Reviews for 1984 were generally favorable. Robert Christgau rated the album a B+. He explained that "Side one is pure 'up', and not only that, it sticks to the ears" and that "Van Halen's pop move avoids fluff because they're heavy, and schlock because they're built for speed, finally creating an all-purpose mise-en-scene for Brother Eddie's hair-raising, stomach-churning chops." He also called side two "consolation for their loyal fans—a little sexism, a lot of pyrotechnics, and a standard HM bass attack on something called 'House of Pain'."[47] J.D. Considine, a reviewer for Rolling Stone, rated 1984 four out of five stars. He called it "the album that brings all of Van Halen's talent into focus." He stated that ""Jump" is not exactly the kind of song you'd expect from Van Halen", but that "once Alex Van Halen's drums kick in and singer David Lee Roth starts to unravel a typically convoluted story line, things start sounding a little more familiar". Although he mentioned "Jump" as having "suspended chords and a pedalpoint bass in a manner more suited to Asia", he went on to state that "Eddie Van Halen manages to expand his repertoire of hot licks, growls, screams and seemingly impossible runs to wilder frontiers than you could have imagined." He concluded that "what really makes this record work is the fact that Van Halen uses all this flash as a means to an end—driving the melody home—rather than as an end in itself" and that "despite all the bluster, Van Halen is one of the smartest, toughest bands in rock & roll. Believe me, that's no newspeak."[27]

In a 1984 review, Billboard states the album is "funnier and more versatile than most of their metal brethren", calling the production "typically strong".[51] A retrospective review by AllMusic's Stephen Thomas Erlewine was extremely positive. He noted that the album caused "a hoopla that was a bit of a red herring since the band had been layering in synths since their third album, Women and Children First". He further stated that "Jump"'s "synths played a circular riff that wouldn't have sounded as overpowering on guitar", but that "the band didn't dispense with their signature monolithic, pulsating rock." He also stated that "where [previous] albums placed an emphasis on the band's attack, this places an emphasis on the songs, and they're uniformly terrific, the best set of original tunes Van Halen ever had." He concluded that "it's the best showcase of Van Halen's instrumental prowess as a band, the best showcase for Diamond Dave's glorious shtick, the best showcase for their songwriting, just their flat-out best album overall. [...] [T]here's no way Van Halen could have bettered this album with Dave around (and they didn't better it once Sammy [Hagar] joined, either)."[46]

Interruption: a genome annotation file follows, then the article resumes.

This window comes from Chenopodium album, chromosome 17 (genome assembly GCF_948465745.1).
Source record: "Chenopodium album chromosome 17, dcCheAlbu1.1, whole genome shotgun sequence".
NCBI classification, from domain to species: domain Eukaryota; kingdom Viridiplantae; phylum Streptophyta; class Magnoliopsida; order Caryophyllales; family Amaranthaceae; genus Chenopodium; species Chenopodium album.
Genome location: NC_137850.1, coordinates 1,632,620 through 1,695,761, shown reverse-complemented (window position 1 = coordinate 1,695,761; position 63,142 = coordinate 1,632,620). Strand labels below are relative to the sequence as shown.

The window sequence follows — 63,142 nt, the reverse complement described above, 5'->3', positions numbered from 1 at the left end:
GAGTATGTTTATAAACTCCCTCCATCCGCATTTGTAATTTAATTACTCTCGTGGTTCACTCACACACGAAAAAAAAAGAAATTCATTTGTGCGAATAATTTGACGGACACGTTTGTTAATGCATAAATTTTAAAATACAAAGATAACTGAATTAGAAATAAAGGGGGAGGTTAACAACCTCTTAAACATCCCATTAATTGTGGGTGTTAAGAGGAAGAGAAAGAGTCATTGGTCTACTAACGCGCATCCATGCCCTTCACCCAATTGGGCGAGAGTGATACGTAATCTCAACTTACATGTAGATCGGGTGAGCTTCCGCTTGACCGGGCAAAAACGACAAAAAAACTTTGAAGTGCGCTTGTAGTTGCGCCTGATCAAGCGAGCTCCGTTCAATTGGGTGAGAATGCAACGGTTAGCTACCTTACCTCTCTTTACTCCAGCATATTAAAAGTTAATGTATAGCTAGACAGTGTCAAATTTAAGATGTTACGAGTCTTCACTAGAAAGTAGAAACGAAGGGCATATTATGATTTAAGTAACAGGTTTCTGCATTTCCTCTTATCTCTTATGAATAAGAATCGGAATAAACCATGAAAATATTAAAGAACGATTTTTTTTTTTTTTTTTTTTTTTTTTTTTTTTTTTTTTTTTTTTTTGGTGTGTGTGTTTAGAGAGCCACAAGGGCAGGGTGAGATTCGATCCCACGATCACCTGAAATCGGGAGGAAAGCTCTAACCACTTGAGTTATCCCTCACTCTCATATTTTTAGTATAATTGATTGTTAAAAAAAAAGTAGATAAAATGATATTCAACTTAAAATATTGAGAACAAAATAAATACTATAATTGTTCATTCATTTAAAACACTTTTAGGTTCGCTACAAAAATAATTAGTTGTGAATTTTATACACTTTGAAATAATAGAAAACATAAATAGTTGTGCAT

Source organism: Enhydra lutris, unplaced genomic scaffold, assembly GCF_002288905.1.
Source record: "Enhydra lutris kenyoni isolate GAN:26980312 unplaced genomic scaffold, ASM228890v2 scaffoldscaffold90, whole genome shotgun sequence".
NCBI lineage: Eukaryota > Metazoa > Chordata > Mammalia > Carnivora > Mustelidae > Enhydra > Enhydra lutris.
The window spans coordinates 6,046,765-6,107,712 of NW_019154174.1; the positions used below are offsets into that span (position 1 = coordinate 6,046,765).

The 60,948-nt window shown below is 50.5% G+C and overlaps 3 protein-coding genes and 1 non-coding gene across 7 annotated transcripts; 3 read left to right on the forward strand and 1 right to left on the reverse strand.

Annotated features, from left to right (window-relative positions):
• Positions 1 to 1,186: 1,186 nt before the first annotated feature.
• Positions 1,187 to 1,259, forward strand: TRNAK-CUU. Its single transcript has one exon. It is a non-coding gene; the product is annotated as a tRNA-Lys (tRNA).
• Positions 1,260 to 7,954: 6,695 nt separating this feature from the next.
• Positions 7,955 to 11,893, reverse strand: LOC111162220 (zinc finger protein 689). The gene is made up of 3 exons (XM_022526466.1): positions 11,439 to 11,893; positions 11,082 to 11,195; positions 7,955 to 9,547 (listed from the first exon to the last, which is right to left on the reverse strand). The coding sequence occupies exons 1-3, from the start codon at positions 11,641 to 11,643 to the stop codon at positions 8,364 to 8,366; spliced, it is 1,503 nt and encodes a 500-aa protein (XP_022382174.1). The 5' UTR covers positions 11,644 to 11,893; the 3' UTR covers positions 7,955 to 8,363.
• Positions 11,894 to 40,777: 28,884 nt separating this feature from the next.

Guitar Player magazine writer Matt Blackett praises the "deeper cuts" of the album, "Drop Dead Legs", "House of Pain", and "Girl Gone Bad", calling the guitar work "fresh and vital", noting Eddie's "dark, complex sense of harmony and melody".[52] Len Comaratta from Consequence of Sound felt Van Halen reached the pinnacle of its commercial and critical success.[28] At the end of the 1980s, Rolling Stone, which had previously been critical of Van Halen,[53] ranked 1984 at number 81 on its list of the 100 Greatest Albums of the 1980s.[8] The album was also included in the book 1001 Albums You Must Hear Before You Die.[54] Guitar World magazine placed the album on their list of "New Sensations: 50 Iconic Albums That Defined 1984".[55]

Following the death of lead guitarist Eddie Van Halen in October 2020, 1984 saw a brief resurgence to the charts.[56]

Track listingEdit

All tracks are written by Eddie Van Halen, Alex Van Halen, Michael Anthony and David Lee Roth, except where noted.

1984 track listing
Side one
1."1984" (instrumental)1:07
4."Top Jimmy"2:59
5."Drop Dead Legs"4:14
Side two
6."Hot for Teacher" 4:42
7."I'll Wait"E. Van Halen, A. Van Halen, Anthony, Roth, Michael McDonald4:40
8."Girl Gone Bad" 4:35
9."House of Pain" 3:19


Van HalenEdit



Sales chart performance for singles from 1984
Single Chart (1984) Position
"Jump" Billboard Hot 100[73] 1
UK Single Chart[74] 7
Mainstream Rock Tracks[75] 1
Hot Dance Music/Club Play[76] 17
"I'll Wait" Billboard Hot 100[73] 13
UK Single Chart[74] 85
Mainstream Rock Tracks[77] 2
"Panama" Billboard Hot 100[73] 13
UK Single Chart[74] 61
Mainstream Rock Tracks[77] 2
"Hot for Teacher" The Billboard Hot 100[73] 56
UK Single Chart[74] 87
Mainstream Rock Tracks[77] 24


Sales certifications for 1984
Region Certification Certified units/sales
Canada (Music Canada)[78] 5× Platinum 500,000^
Finland (Musiikkituottajat)[79] Gold 25,305[79]
France (SNEP)[81] Gold 381,300[80]
Germany (BVMI)[82] Platinum 500,000^
Japan (RIAJ)[83] Gold 100,000^
Latvia (LaMPA)[84][unreliable source?] Platinum  
New Zealand (RMNZ)[85] Platinum 15,000^
United Kingdom (BPI)[86] Gold 100,000^
United States (RIAA)[87] Diamond 10,000,000^

^ Shipments figures based on certification alone.

See alsoEdit


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  • Monk, Noel E.; Layden, Joe (2017). Runnin' With the Devil: A Backstage Pass to the Wild Times, Loud Rock, and the Down and Dirty Truth Behind the Making of Van Halen. New York: Dey Street Books. ISBN 978-0-06-247412-4.

Further readingEdit

  • Templeman, Ted; Renoff, Greg (2020). Ted Templeman: A Platinum Producer's Life In Music. Toronto: ECW Press. pp. 335–58. ISBN 9781770414839. OCLC 1121143123.